Israel's actions have fuelled militancy in Gaza

Assassination of Palestinian Islamic Jihad leaders will simply feed the narrative of disenfranchisement in the strip

FILE - In this Oct. 2, 2012 file photo, masked militants of the Islamic Jihad group march during a rally marking the 17th anniversary of the death of the group's leader Fathi Shekaki, in Rafah Refugee camp in the southern Gaza Strip. The group was founded in 1981 with the aim of establishing an Islamic Palestinian state in the West Bank, Gaza and all of what is now Israel. It is designated a terrorist organization by the U.S. State Department, European Union and other governments. (AP Photo/Adel Hana, File)

Founded 40 years ago, Palestinian Islamic Jihad has operated from bases in Gaza, Lebanon and Syria, largely free from the constraints of having to govern or offer leadership.

Sponsored by Iran and Syria and with ties to Hamas, the group is said by the US to have as few as 1,000 members but is nevertheless seen as a threat to Israel.

The assassination of its senior commander Baha Abu Al Atta at his home in Gaza yesterday by Israel might remove what the latter calls a "ticking bomb" but it will do nothing to calm tensions between Israel and the Gaza Strip; it will instead ramp them up, with threats of retaliation and rocket fire on both sides.

The Israeli strikes yesterday, which also targeted the Damascus home of Akram Al Ajouri, a senior figure of the PIJ, killing his son Muadh and one other person, come just days after hardline politician Naftali Bennett was appointed the country’s new defence minister.

Al Atta was singled out because he was thought to be behind several cross-border attacks, sometimes in co-ordination with Hamas. The Israeli military also blamed him for recent rocket, drone and sniper attacks as well as attempted infiltrations into Israel.

PIJ, the second-largest armed faction in Gaza, was founded as an offshoot of the Muslim Brotherhood but its loyalties lie firmly with Iran, which has funded and trained it since the 1980s.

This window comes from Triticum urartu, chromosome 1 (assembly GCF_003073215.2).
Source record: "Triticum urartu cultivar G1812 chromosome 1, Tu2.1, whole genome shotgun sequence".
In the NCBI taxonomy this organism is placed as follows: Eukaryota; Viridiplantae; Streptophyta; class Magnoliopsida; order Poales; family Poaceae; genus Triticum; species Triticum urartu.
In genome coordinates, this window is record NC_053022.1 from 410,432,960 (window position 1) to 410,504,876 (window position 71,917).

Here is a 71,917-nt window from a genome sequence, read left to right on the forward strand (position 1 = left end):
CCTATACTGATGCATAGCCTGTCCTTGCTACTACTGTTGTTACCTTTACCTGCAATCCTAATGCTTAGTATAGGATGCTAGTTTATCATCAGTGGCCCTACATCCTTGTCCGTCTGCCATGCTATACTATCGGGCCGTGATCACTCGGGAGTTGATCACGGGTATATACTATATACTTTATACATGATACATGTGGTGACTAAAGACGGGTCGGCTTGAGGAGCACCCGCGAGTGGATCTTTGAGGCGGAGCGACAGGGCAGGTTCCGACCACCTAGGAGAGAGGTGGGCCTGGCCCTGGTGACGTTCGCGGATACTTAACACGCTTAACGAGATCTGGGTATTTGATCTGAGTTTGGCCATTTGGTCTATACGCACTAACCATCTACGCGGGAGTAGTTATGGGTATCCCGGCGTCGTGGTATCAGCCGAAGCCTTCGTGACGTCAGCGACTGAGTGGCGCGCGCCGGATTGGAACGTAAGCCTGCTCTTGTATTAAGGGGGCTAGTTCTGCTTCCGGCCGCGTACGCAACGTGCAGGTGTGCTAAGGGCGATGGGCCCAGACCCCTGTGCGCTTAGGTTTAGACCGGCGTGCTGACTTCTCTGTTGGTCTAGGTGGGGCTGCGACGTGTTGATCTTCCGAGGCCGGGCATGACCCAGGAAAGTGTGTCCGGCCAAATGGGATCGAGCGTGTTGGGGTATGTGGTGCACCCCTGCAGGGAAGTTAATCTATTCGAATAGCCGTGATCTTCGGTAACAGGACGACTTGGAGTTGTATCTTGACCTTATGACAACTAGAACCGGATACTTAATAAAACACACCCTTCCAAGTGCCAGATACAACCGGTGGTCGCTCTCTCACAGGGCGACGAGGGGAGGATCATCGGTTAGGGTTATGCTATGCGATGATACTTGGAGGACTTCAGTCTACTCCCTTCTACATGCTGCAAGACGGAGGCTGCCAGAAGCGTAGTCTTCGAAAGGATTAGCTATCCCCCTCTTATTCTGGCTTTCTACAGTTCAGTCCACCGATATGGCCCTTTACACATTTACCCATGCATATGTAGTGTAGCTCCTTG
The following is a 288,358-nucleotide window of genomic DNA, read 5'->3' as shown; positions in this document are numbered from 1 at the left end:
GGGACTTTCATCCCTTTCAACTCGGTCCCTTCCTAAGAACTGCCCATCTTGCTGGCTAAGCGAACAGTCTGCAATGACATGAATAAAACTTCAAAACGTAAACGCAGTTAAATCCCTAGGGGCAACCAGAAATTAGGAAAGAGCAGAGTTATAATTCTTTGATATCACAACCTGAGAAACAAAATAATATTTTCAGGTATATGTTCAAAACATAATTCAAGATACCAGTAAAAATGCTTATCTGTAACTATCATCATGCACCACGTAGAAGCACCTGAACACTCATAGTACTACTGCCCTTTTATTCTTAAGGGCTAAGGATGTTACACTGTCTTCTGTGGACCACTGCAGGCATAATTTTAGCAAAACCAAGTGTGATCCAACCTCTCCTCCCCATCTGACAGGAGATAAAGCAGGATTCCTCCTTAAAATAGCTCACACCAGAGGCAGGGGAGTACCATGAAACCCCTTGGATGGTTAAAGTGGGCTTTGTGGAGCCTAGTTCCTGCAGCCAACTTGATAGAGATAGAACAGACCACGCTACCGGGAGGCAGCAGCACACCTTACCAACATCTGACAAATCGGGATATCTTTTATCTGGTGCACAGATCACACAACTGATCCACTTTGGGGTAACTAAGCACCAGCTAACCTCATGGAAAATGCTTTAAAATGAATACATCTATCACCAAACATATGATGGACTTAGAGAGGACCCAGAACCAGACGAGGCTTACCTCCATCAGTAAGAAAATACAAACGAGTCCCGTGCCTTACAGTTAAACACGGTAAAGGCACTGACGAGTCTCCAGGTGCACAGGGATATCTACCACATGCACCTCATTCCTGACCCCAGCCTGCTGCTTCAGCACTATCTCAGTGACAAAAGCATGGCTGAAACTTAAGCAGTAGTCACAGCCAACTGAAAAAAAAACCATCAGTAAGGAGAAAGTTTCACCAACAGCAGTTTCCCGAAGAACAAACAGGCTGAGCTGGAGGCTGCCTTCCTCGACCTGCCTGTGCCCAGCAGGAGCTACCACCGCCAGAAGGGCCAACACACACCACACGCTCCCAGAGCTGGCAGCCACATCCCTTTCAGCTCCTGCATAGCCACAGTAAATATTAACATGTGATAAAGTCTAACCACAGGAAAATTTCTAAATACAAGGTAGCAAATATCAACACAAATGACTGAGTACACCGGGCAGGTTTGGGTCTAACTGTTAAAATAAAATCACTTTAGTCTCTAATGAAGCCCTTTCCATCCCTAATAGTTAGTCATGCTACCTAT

After the organisation’s leaders were exiled from Gaza in 1987, they relocated to Lebanon and began fighting alongside their Iranian-sponsored cohorts Hezbollah. Some leaders moved on to Syria and when war erupted nearly nine years ago, they put to use the training they received from the Quds Force of Iran’s Islamic Revolutionary Guard Corps to help prop up the regime of Bashar Al Assad.

While most PIJ members are trapped in Gaza, its leaders have bases across the region, which has given Israel an excuse to carry out strikes in Syria and pound Gaza with rockets amid claims of safeguarding its own security.

Israeli rocket fire has been met with retaliatory strikes from militants in the Gaza Strip. Israel might view the PIJ killings as a victory but in reality, it is perpetuating an endless cycle of bloodshed.

Since its creation, the PIJ has claimed that its goal is to destroy Israel and give Palestinians a country, carrying out suicide bombings, attacks on civilians and firing rockets into Israel to achieve this aim. But instead of giving Gazan youth the dignity and freedom they deserve, the PIJ has, much like Hamas, allowed foreign powers to entrench themselves in the poverty-stricken strip.

Employment opportunities and access to basic services are in short supply for nearly two million Gazans living in what is effectively an open-air prison. Since 2007, the blockade on the Gaza Strip has resulted in a crippling financial crisis, pushing more than half of Gazans below the poverty line.

These appalling living conditions are a direct result of the Israeli occupation of Palestinian territories and have empowered groups such as Hamas and the PIJ to sell disenfranchised Palestinian youth a dream of a better tomorrow, in exchange for their loyalty and, sometimes, even their lives. The PIJ has not shied away from resorting to suicide bombings, putting Palestinian lives in danger and implementing orders from Iran when it claims to be protecting them. Tehran, meanwhile, bemoans the loss of Palestinian lives when it is an accessory to violence.

The Palestinian-Israeli conflict cannot be resolved with more brutality. Bloodshed will instead put more innocent lives at risk while right-wing Israeli politicians in power and extremist factions in Gaza flex their muscles to garner popularity.